Q: What does ‘propagation by division’ mean? Is that the best way to propagate plants?
A: Propagation runs the gamut from planting seeds, all the way through to grafting. Some plants are easier than others to propagate and different methods work better with different plants. The technique you select will depend on the type of plant you wish to propagate and the amount of time and effort you want to put into it. The simplest method is planting seeds; division & stem cuttings are fast; and with layering, there are almost no failures.
Propagation is the process of creating new plants. If you have ever planted a seed or stuck a stem in water until it forms roots that you stuck it in a pot or planted it in the garden, you have experienced propagation. Some plants are easier than others to propagate and different methods work better with different plants. The technique you select will depend on the type of plant you wish to propagate and the amount of time and effort you want to put into it.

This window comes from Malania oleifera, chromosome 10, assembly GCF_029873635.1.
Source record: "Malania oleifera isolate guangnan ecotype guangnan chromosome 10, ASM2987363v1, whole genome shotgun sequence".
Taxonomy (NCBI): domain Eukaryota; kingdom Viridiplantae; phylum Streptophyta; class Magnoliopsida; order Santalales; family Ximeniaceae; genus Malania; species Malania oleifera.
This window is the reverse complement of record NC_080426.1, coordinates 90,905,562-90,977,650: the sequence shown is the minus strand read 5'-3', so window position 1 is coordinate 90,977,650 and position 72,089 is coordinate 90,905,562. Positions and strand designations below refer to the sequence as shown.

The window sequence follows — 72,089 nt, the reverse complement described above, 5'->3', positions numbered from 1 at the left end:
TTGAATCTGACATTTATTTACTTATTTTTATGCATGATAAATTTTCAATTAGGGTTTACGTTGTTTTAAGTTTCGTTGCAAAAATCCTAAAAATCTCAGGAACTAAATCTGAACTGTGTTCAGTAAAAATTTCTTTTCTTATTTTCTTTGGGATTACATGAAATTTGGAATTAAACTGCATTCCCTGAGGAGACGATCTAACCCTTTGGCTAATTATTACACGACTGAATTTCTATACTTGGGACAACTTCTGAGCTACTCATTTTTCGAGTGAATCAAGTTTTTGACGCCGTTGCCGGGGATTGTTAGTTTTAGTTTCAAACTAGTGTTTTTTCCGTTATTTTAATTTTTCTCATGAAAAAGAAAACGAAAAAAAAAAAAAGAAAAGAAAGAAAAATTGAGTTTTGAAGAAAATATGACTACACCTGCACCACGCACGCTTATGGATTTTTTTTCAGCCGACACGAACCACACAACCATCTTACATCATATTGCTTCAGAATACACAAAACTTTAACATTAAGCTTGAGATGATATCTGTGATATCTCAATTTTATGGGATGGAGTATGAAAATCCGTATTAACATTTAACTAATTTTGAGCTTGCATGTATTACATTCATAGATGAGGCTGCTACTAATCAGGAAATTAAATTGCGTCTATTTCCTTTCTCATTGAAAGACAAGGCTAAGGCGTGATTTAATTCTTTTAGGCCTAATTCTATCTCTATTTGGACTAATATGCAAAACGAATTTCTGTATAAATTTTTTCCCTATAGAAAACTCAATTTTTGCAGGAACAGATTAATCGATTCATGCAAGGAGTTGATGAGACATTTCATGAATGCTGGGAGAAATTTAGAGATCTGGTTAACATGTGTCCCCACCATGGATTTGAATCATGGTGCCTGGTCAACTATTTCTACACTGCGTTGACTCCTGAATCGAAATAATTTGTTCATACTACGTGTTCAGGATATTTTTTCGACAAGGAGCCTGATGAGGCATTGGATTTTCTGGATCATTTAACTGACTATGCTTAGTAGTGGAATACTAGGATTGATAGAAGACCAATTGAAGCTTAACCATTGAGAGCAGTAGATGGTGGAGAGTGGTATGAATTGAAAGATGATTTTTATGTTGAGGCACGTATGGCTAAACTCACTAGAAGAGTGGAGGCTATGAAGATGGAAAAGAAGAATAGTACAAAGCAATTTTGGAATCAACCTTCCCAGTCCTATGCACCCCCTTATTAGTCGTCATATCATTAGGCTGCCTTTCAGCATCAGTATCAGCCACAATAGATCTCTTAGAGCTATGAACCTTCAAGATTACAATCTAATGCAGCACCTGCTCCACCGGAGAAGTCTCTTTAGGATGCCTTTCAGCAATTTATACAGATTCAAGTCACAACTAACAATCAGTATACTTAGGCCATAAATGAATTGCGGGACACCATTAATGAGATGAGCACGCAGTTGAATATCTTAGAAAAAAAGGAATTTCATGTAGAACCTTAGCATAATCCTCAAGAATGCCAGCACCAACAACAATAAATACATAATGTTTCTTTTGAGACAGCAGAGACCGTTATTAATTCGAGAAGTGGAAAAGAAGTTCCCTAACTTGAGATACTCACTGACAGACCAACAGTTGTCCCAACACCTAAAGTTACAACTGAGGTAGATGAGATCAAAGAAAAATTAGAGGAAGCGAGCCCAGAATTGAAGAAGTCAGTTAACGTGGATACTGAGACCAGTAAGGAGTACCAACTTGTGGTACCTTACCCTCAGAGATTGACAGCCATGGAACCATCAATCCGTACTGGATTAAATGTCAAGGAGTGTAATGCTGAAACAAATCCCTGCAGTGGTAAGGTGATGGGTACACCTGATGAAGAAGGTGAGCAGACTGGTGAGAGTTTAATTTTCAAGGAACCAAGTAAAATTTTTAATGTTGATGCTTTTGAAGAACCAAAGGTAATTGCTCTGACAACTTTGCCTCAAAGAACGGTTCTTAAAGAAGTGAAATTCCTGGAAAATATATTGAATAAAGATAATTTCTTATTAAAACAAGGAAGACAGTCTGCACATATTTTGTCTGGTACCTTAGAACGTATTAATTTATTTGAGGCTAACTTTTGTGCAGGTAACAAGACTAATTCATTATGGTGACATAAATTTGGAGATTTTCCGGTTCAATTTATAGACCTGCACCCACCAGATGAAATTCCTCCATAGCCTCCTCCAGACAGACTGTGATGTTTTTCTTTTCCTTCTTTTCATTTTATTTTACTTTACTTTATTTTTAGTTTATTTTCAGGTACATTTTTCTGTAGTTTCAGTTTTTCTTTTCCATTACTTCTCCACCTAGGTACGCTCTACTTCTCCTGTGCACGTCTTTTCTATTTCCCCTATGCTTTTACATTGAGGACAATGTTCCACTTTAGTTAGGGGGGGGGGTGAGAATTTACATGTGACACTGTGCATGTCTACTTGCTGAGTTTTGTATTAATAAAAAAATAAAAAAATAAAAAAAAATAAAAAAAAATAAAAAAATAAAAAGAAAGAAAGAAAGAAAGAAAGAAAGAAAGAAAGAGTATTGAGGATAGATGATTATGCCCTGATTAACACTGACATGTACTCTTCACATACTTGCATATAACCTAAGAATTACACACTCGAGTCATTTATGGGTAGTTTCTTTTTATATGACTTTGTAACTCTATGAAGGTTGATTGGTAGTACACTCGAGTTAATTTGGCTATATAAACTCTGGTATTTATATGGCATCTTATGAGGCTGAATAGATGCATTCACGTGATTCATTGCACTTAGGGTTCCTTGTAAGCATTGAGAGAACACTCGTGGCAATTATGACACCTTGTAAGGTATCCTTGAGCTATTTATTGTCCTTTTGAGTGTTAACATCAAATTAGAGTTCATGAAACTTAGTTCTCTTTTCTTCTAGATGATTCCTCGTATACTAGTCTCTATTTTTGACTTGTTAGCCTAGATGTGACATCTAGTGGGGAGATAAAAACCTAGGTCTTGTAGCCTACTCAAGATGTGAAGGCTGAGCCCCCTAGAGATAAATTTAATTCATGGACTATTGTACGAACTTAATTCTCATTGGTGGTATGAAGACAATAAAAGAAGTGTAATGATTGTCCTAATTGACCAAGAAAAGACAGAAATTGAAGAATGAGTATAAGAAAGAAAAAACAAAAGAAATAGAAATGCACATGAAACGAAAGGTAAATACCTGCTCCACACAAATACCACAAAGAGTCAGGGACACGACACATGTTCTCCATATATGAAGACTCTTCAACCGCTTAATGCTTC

– Stem cuttings The most common propagation method for ornamentals and woody shrubs. Starts with about 3 “ stem dipped in rooting hormone, placed in a container filled with dampened growing medium for a few weeks. Learn more here.
– Leaf cuttings – houseplants, herbaceous plants (perennials, annuals and biennials) & woody plants – a leaf or part of it is placed in the soil with the side closest to the stem pointing down – “great for propagating many plants from one” Learn more here.